An Enchanted Evening with Hubert De La Motte
The Mystical, Magical
Chef of St. Barts
One never knows what to expect on St. Barts.
The straight and narrow road you’re confidently driving along on
this little island in the French West Indies suddenly becomes a mad spiral
spinning down to an abrupt end at a beach tucked into a sheltered cove.
The guy in the mini supermarket wearing espadrilles and a torn
t-shirt who asks you if a melon is ripe turns out to be a famous rock
star. The pink bungalow shut
up like an old wooden cupboard opens up into an elegant French boutique.
So why be surprised if the author of the horoscope column in the local
newspaper is also a renowned chef?
He is Hubert de la Motte,
the Brittany-born, long-haired, soft-spoken proprietor of the Hostellerie
des Trois Forces, a little inn set on the slope of Morne du Vitet
overlooking the sea. It was more than sixteen years ago that the stars
brought him to St. Barts and a lovely taxi driver named Ginette drove him
to view a hilly property. Never
one to ignore harbingers, he married the taxi driver, bought the site, and
built there his hotel of the three forces: the mind, the body, and the
spirit carefully paying heed to Feng Shui principles so that the uses of
space would harmonize with the spirit. Each of his gingerbread bungalows
he named for and decorated after a Zodiac sign – the Libra, for example,
is a study in deliberate and steady blues.
And he included in guest services such esoteric offerings as
astrological reading, acupuncture treatment, and past-life regression
reality-oriented Americans firmly grounded in the here and now, we were
more interested in Hubert’s culinary gifts which we heard much of during
our stay in St. Barts. And so
we arrived for dinner one enchanted evening when a full golden moon was
rising over the sea, Charles Aznavour music was playing in the background,
and starlight was reflecting in the swimming pool below the verandah that
emerges from the timbered restaurant and bar which Hubert built himself
-- along with the rest of his magical inn.
The powers of enchantment
were strong enough to make us surrender all gastronomic decisions to our
Prospero-like host. “Do you
like salad?” Hubert asked. “People think it’s sophisticated but it
is very simple.” There
summarily appeared a collection of fresh
greens from Guadeloupe dressed in a delicate vinagerette and a crusty,
rustic-style bread. “We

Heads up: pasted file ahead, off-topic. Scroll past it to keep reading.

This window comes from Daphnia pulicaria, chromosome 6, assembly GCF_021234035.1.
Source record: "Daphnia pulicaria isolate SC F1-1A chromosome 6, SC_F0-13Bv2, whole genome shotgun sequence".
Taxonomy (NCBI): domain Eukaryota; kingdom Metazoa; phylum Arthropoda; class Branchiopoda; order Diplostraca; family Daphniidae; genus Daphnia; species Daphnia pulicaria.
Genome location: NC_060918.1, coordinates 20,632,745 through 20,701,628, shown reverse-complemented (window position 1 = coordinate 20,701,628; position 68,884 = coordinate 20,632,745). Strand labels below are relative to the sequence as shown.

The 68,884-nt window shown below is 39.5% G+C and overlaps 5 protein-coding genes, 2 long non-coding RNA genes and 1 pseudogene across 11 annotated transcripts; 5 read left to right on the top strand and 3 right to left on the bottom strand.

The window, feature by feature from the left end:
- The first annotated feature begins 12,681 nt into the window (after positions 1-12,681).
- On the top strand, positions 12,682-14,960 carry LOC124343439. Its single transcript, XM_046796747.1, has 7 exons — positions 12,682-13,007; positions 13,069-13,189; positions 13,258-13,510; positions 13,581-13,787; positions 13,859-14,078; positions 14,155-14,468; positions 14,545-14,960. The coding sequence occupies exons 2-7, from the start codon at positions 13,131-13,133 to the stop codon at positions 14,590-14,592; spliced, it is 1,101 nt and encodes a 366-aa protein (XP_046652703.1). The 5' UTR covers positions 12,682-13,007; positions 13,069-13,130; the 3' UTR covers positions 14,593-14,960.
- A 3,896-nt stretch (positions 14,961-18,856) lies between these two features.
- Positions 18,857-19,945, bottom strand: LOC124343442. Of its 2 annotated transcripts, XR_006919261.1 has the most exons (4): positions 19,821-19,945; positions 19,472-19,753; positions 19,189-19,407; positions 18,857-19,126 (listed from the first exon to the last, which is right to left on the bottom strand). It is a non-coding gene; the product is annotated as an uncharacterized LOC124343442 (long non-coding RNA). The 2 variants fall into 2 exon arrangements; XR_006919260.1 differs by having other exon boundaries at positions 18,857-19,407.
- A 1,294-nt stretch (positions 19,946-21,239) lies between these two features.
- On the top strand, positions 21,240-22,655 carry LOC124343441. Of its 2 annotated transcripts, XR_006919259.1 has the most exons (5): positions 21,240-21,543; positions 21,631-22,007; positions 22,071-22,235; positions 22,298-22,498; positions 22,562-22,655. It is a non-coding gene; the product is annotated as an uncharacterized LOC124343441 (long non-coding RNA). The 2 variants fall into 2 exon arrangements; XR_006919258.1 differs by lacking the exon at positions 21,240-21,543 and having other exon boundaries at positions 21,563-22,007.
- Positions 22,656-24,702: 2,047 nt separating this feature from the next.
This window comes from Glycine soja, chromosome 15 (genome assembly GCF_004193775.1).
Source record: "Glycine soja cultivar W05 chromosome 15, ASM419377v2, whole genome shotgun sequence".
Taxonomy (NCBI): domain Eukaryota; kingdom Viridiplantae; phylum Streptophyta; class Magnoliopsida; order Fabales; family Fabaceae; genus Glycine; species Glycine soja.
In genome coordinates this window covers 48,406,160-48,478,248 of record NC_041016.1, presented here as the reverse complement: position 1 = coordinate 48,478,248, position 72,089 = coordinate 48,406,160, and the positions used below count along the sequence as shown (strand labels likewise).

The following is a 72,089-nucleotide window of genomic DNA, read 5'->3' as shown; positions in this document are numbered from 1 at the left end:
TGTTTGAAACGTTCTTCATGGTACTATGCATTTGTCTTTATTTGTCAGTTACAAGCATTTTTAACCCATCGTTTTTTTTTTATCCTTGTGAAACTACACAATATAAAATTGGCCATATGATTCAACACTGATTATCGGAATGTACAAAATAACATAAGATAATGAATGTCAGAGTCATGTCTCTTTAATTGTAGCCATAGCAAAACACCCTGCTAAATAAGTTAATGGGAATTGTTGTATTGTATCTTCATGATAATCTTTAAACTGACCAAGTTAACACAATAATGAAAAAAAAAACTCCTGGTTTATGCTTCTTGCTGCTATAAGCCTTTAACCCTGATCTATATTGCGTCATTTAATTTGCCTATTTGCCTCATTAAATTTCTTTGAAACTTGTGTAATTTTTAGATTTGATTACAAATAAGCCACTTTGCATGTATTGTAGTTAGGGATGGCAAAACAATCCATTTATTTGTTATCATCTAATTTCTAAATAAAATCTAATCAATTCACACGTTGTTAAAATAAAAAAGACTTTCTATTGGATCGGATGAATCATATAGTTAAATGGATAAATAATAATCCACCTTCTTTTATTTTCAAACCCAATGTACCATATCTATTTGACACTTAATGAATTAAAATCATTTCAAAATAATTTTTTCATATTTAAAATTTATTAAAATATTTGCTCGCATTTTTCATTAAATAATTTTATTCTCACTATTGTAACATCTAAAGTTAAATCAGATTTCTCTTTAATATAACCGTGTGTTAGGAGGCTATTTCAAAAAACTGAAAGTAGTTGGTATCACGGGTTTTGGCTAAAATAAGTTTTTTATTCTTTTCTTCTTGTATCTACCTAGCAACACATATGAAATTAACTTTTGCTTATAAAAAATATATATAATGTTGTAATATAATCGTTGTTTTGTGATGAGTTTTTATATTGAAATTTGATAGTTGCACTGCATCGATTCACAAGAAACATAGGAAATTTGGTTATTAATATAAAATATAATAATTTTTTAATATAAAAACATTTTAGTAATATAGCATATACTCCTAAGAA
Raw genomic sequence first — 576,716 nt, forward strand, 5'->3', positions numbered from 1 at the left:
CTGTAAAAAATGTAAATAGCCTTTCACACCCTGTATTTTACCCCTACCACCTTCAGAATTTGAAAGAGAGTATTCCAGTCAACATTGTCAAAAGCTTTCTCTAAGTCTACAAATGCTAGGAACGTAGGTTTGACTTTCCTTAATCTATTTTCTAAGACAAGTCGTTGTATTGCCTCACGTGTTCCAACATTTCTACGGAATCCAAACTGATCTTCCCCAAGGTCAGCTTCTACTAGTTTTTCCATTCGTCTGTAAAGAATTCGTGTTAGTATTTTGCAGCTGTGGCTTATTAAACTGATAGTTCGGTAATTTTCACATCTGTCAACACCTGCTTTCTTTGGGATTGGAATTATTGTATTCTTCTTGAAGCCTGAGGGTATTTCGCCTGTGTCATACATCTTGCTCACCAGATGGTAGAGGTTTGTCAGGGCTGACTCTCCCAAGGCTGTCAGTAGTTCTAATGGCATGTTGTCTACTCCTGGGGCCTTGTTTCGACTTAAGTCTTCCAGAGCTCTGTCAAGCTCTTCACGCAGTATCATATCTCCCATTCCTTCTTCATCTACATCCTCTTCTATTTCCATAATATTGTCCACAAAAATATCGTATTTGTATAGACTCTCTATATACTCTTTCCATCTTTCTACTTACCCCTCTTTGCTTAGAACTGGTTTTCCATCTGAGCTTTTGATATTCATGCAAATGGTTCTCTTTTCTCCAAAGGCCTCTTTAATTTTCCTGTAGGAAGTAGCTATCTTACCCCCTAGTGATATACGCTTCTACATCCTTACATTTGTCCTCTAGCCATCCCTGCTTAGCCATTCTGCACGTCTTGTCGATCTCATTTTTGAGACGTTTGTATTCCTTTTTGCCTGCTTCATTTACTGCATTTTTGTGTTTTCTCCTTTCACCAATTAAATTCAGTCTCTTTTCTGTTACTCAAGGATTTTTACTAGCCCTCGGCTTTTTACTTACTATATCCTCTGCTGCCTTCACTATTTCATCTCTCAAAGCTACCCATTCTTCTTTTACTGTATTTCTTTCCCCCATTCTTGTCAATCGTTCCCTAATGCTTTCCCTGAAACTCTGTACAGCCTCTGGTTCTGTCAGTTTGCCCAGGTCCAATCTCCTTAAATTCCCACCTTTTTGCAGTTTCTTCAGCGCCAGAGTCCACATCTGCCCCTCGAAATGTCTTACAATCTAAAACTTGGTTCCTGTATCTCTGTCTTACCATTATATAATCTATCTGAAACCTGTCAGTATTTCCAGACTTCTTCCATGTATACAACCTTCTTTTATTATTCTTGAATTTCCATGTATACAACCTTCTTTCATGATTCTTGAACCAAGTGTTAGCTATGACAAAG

bake bread every day,” Hubert told us. “For me, it’s the first image
people will get. If the bread is not good, forget about the place.”
Then he disappeared inside
the kitchen at the restaurant’s rear to work his alchemy.
When he returned, it was with a deep bouillabaisse made with fish
caught in local waters, rich and fragrant with herbs, and a grilled
dolphin steak. To accompany
our dinner, Hubert selected a 1983 Haute Medoc from Bordeaux. Fruity and
not at all harsh, we thought it a great bargain at $20.
“This is a Cru Bourgeois,” Hubert said, “which means the
appellation on the other side of the wall from the Grand Cru. Such wines
are very well priced, and that is what I typically look for. My preference
is for old wines; they are better for the brain and the body.”
Hubert runs the entire
restaurant with only Ginette to help. “Five years ago I had two people
in the kitchen and two people in the dining room, and I was getting crazy,
” he told us. “The past three years I started to slow down. I prefer
to refuse people so I can wait on each table myself and get to know my
customers. We do a small seating of 16, 20 at the most. We are not looking
for volume; we are looking for the right people and to make the food for
them the way it should be made. The trick is to cook with love.
I give away all my recipes. You
can try to duplicate them but you must give enough love to the food in
order to achieve the result.”
The roots of Hubert’s
culinary gifts, we learn, lie in his Brittany childhood.
His mother cooked for a wealthy family who entertained in elaborate
fashion, and Hubert, the oldest of six children, would watch her in the
kitchen. “I was always interested in tasting things, seeing how the food
was prepared. The mother is always the former, and my mother was an
excellent cook,” he says.
“Brittany is devoted to
cuisine. The countryside along the coast produces good fish. In the
mainland, they make good pate, good charcuterie. Still Brittany is a place
where there is not much to do which is why so many Bretons are spread out
In 1976, as a very young
man, Hubert picked grapes in a Beaujolais vineyard and observed the entire
wine-making process. “To be in the food business, you have to know how
they do the wine,” he says. Three
years later, having trained at Michelin-starred restaurants, he followed
the path of many Bretons and came to New York. “As I did not have a
green card, I had to get work through an agent. Each day I would wait in a
room. The door would open and
the agent would say, ‘I need a waiter, I need a dishwasher, I need a
bartender.’ To avoid immigration, I moved from job to job to job. I was